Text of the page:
From there, you are shown a weird chart with a lot of useless information -- but it is not at all clear how you re-register. There is no indication that you need to re-register. There is just your "service provider name," "registration number," "status," "last updated" and the ever useless "Action" box.
It turns out, to re-register, you have to click that little pencil, which the tooltip tells me is to "Edit." But I'm not "editing" anything. I just want to renew so I still am protected by the DMCA's safe harbors. It then makes me review everything multiple times, before telling me I need to pay $6, and sending me to a sketchy looking payment site (which I get is not run by the Copyright Office itself, but still).
I was almost afraid to give it my credit card.Either way, eventually it "worked," but in the most fucked up of ways. The website itself is then not exactly clear if this renewal adds on to my existing -- meaning do I get three more years from the date of my original three year registration in 2016 (which would be December 1), or if it simply starts the clock anew, as of the date I paid. It sure looks like they just started a new three year clock yesterday -- meaning they cheated me out of 3 months of coverage because I dared to renew promptly. So by being good and renewing in their stupid system nearly 3 months before I need to, they just chop off 3 months of the "service" they're providing me? How the fuck is that allowed? If you look at my original listing -- even though I'd paid up for 3 full years, they now show it as "inactive" and list the new one as "active."
And that's kinda fucked up. The current listing says "Active" for "September 3, 2019 to Present" which almost certainly means this one will expire September 3, 2022, even though it should go until December 1, 2022.
All of this is a complete mess. It's entirely unnecessary, and as Eric Goldman notes in his piece, when the Copyright Office rolled this out it "promised a smooth renewal process." This was anything but smooth -- and it's likely that plenty of sites may miss the fact that they have to do this, or get caught up in trying to get the damn system to work. While, thankfully, this hasn't impacted any sites directly that I'm aware of, it's only a matter of time until a site that thought it had a successful DMCA agent finds out it no longer does because the Copyright Office decided to change the entire process, and apparently can't build a freaking website that works or is even up to basic federal website standards.And, sure, $6 is cheap, but it's still pretty messed up that the Copyright Office simply lopped off three months of service they owed me because their own system is too poorly implemented to know to add on another three years at the end of my existing "subscription." It seems like something that shouldn't happen -- and one hopes that someone at the Copyright Office or the Library of Congress figures their shit out before September of 2022. But I have my doubts.

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posted at: 12:00am on 05-Sep-2019
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Even Kirk Herbstreit Thinks THE Ohio State Is Being THE Silliest With Its 'THE' Trademark Application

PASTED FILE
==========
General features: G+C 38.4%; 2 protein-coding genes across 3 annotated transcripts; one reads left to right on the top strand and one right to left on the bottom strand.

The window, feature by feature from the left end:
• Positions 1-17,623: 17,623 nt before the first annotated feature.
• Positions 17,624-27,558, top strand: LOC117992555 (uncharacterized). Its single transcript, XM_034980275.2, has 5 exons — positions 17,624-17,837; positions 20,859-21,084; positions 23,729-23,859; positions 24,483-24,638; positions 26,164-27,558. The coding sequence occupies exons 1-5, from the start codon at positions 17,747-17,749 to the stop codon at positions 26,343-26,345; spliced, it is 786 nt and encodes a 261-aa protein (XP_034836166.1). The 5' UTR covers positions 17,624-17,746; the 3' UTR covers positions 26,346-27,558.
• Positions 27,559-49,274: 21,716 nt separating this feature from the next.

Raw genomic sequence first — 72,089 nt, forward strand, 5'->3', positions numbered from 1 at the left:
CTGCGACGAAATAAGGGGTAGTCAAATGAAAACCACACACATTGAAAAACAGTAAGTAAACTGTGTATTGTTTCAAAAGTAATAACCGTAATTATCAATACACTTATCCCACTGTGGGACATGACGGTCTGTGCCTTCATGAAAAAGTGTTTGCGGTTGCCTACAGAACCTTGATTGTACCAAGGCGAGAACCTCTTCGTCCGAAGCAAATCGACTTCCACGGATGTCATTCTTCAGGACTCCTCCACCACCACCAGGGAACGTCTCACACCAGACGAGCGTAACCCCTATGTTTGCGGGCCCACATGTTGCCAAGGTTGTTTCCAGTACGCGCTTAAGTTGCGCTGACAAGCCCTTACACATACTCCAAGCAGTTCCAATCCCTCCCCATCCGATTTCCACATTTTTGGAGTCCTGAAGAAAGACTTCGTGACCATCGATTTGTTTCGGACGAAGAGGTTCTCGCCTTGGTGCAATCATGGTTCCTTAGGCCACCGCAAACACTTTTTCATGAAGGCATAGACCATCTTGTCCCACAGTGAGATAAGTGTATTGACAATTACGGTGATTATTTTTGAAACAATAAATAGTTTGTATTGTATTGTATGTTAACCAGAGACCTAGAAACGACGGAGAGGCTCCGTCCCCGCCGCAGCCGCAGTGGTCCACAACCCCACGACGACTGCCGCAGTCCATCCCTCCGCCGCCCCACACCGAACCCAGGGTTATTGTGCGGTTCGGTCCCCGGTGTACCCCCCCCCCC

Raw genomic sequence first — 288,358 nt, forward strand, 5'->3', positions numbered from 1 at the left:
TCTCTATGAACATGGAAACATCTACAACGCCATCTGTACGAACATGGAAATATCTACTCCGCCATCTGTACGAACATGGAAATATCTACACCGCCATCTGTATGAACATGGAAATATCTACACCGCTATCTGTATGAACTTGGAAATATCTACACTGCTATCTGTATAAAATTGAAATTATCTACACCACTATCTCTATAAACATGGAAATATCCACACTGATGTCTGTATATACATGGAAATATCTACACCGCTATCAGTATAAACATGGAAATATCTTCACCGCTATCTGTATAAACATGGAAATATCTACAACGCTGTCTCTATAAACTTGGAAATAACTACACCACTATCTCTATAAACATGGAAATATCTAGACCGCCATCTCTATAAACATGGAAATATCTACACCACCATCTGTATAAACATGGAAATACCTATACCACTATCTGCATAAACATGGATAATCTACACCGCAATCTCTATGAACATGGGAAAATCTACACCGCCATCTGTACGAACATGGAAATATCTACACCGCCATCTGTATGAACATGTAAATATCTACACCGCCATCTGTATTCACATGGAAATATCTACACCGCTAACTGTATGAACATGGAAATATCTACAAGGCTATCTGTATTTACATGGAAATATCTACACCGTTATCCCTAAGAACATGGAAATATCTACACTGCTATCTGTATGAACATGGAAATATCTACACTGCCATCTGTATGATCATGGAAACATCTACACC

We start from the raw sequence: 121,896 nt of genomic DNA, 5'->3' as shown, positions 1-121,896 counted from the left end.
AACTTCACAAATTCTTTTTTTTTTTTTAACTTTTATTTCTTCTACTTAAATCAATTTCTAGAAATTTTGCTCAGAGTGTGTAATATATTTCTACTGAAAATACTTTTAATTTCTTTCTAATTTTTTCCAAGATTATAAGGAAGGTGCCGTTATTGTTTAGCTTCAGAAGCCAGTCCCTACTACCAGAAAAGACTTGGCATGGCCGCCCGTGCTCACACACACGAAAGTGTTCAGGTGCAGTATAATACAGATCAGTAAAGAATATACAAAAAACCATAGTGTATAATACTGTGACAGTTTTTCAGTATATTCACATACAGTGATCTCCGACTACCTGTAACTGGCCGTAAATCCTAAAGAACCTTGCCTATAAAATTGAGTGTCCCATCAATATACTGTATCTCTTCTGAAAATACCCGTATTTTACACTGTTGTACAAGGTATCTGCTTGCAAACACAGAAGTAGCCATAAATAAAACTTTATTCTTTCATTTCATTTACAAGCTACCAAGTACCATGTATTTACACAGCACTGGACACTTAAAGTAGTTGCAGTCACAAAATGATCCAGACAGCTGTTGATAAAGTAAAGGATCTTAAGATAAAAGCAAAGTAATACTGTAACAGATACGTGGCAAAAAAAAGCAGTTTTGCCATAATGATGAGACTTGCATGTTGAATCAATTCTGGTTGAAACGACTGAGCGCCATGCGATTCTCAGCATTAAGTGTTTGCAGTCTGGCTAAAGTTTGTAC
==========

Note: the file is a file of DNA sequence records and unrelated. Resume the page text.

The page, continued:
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A few weeks back, we talked about the dumbest trademark application I've ever seen, with the Ohio State University deciding to try to get a trademark on one of the most commonly used determiners in the English language: "The." Honestly, the whole thing is painfully stupid, as trademarking such a common word cannot possibly be worked into the original purpose of trademark law, but here we are. The only good thing thus far to come out of all of this was the University of Michigan's playful suggestion that maybe it should trademark the word "Of."Fortunately, it wasn't just us IP nerds who found all of this so silly. The public reaction writ large was fairly negative, with plenty of fun being had at the temerity of OSU. But what about OSU fans themselves? How would they react, given that all of this is built on the haughty insistence of NFL players emphasizing the "the" when announcing what school they attended?Well, Kirk Herbstreit is a useful thermometer for this, given that he is both probably college football's most recognized analyst and a former OSU football player. And, man, does he not have kind words for his alma mater.

College GameDay analyst Kirk Herbstreit, who played quarterback for the Buckeyes in the 1990s, was the subject of an interview with For The Win this week. He was asked about the whole trademark situation. He did not hold back."I've never really bought into that. My dad played at Ohio State, my dad coached with Woody Hayes. Ohio State’s always been Ohio State. I have a diploma that I’m looking at right now, and it says, “The” — T-H-E — Ohio State University, and nobody’s called it “The” Ohio State University, ever, as I grew up in the ‘70s, ‘80s and ‘90s. And then one night on Monday Night Football — I don’t remember who the player was but he said, “The Ohio State University,” and it stuck. And from that point on, all the fans and everybody started saying “The,” “The,” “The.” To me, it’s Ohio State — always has been, always will be. I think it’s kind of ridiculous, the whole “The” thing.It comes across to me as very arrogant. I’m just not a fan of it. I didn’t grow up with it. Nobody’s more Ohio State than me, and I never heard it. I never heard “The” in my life until maybe about 15 years ago."
Yeah, all of that. But when this move is getting this kind of reaction from someone like Herbstreit, you really have to start to wonder just what OSU is doing in keeping any of this up. It's a trademark that should, and probably will, be rejected for lacking originality and being too generic. It's a trademark that, by its nature, can't possibly be all that valuable even if granted. And it's apparently at best making the school look quite arrogant, if not creating outright anger, even among Ohio State fans.It's time to realize this play isn't working and abandon it. It's the smart thing to do.